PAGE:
Community law centres should not be funded by councils because it is wasteful to fund organisations that sometimes launch legal cases against local authorities, according to a Conservative councillor.
Harry Phibbs, assistant to the cabinet member for environment at the Conservative-controlled Hammersmith & Fulham Council, included the recommendation in a list of "100 ways to cut council tax without cutting key services". The list originally appeared on Conservative Home, a Conservative-supporting website, and was reproduced in yesterday's Daily Mail.
Hammersmith & Fulham Council was embroiled in controversy in 2007 when it slashed the budget of a local law centre, the Hammersmith and Fulham Community Law Centre, by more than 60 per cent (Third Sector, 2 May 2007). The centre claimed that the cuts were politically motivated and that the council objected to being sued by the centre.
In that particular case, Phibbs told Third Sector, the funding had been cut to "release money for other things" and the overall voluntary sector budget had risen slightly. He said he would have eliminated the legal centre's funding entirely.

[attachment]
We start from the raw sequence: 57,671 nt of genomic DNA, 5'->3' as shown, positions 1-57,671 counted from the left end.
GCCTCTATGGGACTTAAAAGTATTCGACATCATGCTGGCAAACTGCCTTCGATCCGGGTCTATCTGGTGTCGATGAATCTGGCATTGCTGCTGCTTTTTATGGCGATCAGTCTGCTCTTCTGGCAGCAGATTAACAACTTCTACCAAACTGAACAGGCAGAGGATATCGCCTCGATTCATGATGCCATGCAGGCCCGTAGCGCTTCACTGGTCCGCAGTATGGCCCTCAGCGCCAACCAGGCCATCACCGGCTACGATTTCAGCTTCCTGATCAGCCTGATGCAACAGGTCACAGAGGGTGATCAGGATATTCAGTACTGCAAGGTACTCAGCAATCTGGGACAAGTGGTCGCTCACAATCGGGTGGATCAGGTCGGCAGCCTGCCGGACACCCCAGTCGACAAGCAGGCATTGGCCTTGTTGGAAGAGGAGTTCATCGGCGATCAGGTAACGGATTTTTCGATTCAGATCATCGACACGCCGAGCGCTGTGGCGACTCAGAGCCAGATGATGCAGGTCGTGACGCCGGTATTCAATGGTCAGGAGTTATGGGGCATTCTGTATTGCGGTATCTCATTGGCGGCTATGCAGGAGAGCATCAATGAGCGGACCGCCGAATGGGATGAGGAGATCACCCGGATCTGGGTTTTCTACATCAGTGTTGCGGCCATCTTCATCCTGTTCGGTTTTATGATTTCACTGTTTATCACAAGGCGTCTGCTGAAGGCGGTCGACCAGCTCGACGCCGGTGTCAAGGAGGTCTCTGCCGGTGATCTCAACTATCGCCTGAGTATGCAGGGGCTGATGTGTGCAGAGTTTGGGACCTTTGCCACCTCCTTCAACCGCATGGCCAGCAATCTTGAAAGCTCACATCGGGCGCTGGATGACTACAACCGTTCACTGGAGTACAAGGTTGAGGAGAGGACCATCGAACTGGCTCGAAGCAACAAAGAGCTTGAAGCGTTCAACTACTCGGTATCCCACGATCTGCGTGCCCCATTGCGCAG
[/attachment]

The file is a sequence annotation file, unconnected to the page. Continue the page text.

"It is fair enough for law centres to sue the council, but I question whether councils should be funding them," he said. "It is better to spend finite resources on services that help more people, rather than funding lawyers."
Andy Gregg, chief executive of the London Advice Services Alliance, a support organisation for law centres, said he was concerned at the suggestion.
"For the councilor to suggest that law centres should not be funded because ‘they bite the hand that feeds them’ is worrying indeed, as it goes against the basic principle of justice for all," he said.
Phibbs's list, which was written in a personal capacity, also recommends transferring a number of council services, such as children's literacy services, to the voluntary sector. It advises councillors to "remember that voluntary and church groups, as well as private firms, may offer a better means of providing a service than the council's own workforce".
His recommendations also include: putting all services out to tender; closing council-run youth centres and giving higher grants to "charitable and church groups" that run them, or forming "partnership arrangements with the private sector or groups such the Prince's Trust that provide facilities for the young"; focusing spending on the disabled and elderly on "practical help" provided by "voluntary groups such as Help the Aged" rather than funding "politicised advocacy lobby groups"; closing council-run playgroups and funding "the voluntary sector, church groups and independent groups of mothers" to run them instead.